Ernst Haas / Getty Images

Top 10 France in 10 iconic images

© Ernst Haas / Getty Images

Few, if any other nations on earth boast the rich photographic heritage of France, the birthplace and adopted homeland of many of the finest practitioners in history, and a popular destination for so many others.

─── by Josh Bright, August 3, 2021
  • From the streets of Paris to the fields of Provence, over the course of generations, eminent photographers have found inspiration in its diverse landscapes and inhabitants, capturing arresting images that together communicate the unique quintessence of this beautiful land.

    Willy Ronis, The Lovers of the Bastille, 1957, Paris, Black and White Film Photography
    © Willy Ronis

    1. Willy Ronis – The Lovers of the Bastille, 1957

    A contemporary, close friend and compatriot of Henri Cartier-Bresson, Willy Ronis, was one of the most important photographers of his eon, who spent much of his time capturing thoroughly compelling images of everyday life in his homeland.

    A deep humanist and romantic, he invariably focused on the lives of the working classes, finding rare moments of profound beauty in the quotidian. This is exemplified no more exquisitely than his 1957 depiction of a couple overlooking the Paris skyline, a truly flawless image that embodies the artistry for which he is renowned.

    color landscape photo of Mont Saint Michel, France by Rémi Bergougnoux
    © Rémi Bergougnoux

    2. Rémi Bergougnoux – “Morning Freeze”. Mont Saint Michel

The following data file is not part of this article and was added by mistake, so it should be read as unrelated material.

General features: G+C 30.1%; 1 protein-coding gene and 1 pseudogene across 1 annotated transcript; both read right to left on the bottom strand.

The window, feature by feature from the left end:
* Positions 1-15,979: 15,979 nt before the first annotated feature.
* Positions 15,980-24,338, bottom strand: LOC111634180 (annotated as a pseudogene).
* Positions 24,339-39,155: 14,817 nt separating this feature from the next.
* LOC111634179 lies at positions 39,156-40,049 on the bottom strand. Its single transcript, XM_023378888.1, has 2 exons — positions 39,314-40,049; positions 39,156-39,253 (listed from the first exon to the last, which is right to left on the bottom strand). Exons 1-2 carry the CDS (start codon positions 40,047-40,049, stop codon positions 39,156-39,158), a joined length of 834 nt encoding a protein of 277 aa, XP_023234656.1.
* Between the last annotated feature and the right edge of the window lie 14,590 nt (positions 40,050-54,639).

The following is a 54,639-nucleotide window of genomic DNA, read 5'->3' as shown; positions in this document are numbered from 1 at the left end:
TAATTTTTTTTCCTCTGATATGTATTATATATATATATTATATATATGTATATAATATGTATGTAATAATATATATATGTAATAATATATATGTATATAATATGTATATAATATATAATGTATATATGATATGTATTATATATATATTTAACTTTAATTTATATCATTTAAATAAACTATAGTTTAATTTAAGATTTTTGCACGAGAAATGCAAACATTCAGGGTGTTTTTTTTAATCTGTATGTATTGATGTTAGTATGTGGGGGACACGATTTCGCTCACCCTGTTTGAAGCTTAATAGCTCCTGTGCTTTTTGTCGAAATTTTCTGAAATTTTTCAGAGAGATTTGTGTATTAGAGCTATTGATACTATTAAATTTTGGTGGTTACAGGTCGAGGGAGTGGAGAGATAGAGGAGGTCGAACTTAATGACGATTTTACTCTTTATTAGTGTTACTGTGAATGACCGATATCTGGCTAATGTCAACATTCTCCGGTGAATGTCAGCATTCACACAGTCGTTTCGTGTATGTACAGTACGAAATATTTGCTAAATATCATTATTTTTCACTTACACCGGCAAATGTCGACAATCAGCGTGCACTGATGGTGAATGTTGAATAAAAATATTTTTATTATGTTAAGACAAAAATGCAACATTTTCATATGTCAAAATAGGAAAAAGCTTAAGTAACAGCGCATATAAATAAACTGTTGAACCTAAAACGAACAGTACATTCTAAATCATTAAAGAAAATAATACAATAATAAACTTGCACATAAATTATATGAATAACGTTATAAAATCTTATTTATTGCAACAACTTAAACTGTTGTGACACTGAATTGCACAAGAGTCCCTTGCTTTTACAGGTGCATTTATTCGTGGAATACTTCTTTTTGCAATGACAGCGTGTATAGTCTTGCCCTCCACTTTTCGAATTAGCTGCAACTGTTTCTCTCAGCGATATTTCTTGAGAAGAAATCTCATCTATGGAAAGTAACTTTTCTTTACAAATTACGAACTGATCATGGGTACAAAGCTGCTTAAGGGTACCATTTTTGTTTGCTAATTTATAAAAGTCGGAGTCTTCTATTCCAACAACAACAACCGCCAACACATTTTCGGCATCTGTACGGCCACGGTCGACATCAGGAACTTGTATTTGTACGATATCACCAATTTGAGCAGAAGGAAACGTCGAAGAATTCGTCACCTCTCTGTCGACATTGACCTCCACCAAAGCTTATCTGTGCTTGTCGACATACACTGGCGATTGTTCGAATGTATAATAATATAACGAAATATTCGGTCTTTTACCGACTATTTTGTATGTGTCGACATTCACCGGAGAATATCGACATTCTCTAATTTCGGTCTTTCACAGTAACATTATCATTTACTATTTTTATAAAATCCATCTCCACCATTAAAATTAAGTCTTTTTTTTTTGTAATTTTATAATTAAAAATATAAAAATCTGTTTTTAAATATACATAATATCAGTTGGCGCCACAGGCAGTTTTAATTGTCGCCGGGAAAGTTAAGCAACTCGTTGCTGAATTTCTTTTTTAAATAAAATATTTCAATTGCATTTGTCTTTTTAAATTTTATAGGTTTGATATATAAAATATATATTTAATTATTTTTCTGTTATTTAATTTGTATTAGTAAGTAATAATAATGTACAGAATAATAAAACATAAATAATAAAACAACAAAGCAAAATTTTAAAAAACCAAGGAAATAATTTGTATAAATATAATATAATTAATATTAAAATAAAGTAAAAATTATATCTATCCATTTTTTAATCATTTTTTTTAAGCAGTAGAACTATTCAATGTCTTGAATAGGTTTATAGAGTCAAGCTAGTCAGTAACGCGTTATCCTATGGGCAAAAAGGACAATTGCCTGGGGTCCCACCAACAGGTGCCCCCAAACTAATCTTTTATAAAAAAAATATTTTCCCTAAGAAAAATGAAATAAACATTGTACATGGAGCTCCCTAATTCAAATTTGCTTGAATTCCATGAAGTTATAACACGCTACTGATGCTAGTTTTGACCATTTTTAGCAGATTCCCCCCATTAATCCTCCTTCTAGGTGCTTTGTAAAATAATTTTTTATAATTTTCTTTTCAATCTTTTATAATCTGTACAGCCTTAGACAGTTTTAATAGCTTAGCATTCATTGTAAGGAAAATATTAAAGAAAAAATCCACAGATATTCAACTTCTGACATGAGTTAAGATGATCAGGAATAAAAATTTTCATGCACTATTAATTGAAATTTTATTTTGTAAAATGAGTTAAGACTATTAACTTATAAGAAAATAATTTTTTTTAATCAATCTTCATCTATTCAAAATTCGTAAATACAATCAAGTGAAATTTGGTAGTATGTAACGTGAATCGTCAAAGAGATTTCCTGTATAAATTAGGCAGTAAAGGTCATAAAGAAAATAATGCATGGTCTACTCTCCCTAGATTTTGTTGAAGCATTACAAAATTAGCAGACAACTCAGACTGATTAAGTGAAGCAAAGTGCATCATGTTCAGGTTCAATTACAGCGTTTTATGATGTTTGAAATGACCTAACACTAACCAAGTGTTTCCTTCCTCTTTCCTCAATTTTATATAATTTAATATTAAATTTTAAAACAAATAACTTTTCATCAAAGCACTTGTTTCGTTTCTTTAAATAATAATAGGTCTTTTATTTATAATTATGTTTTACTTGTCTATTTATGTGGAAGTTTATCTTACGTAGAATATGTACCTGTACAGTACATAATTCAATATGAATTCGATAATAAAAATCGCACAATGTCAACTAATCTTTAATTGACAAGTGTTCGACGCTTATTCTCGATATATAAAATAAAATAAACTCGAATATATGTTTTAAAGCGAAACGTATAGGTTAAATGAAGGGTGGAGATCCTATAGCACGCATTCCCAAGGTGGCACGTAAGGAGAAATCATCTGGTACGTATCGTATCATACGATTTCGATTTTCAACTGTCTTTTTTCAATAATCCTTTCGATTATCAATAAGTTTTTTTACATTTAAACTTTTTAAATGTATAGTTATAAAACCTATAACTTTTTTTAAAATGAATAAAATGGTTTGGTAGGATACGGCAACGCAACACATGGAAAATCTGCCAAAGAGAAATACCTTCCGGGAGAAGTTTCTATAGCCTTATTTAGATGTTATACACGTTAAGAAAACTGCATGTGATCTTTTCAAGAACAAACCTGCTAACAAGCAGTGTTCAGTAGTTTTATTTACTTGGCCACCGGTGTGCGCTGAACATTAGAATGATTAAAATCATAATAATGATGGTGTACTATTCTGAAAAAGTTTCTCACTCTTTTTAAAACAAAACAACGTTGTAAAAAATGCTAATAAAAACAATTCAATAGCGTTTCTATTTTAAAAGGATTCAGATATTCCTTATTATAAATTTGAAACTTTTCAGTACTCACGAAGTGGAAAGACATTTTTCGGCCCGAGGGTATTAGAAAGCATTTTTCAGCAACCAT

Mont-Saint-Michel is a tidal island and mainland commune in Normandy, situated around 1 kilometre off France’s northwestern coast. While it’s a frequently photographed landmark, Bergougnoux’s blend of patience and mastery of composition, light, and tone has produced something truly unique. The slightly low angle of the shot guides the viewer’s gaze along the meandering stream into the distance, where the magnificent Mont Saint Michel commands attention against a breathtaking pink sky, accented by a diagonal sweep of pastel-hued clouds.

    Early Daguerreotype photography by Louis Daguerre, Boulevard Du Temple, paris 1838
    © Louis Daguerre 

    3. Louis Daguerre  – Boulevard Du Temple, 1838

    Louis Daguerre, one of the medium’s founding fathers, was the inventor of the eponymous Daguerreotype, the first photographic process to be available publicly, and one which would become the most important and widely used of the 19th-century. His portrayal of Paris’ Boulevard du Temple, one of the first successful images he captured using the method, is also thought to be the earliest photograph to contain people (though they are barely visible), thus marking a watershed moment for the medium that henceforth, dramatically altered its course.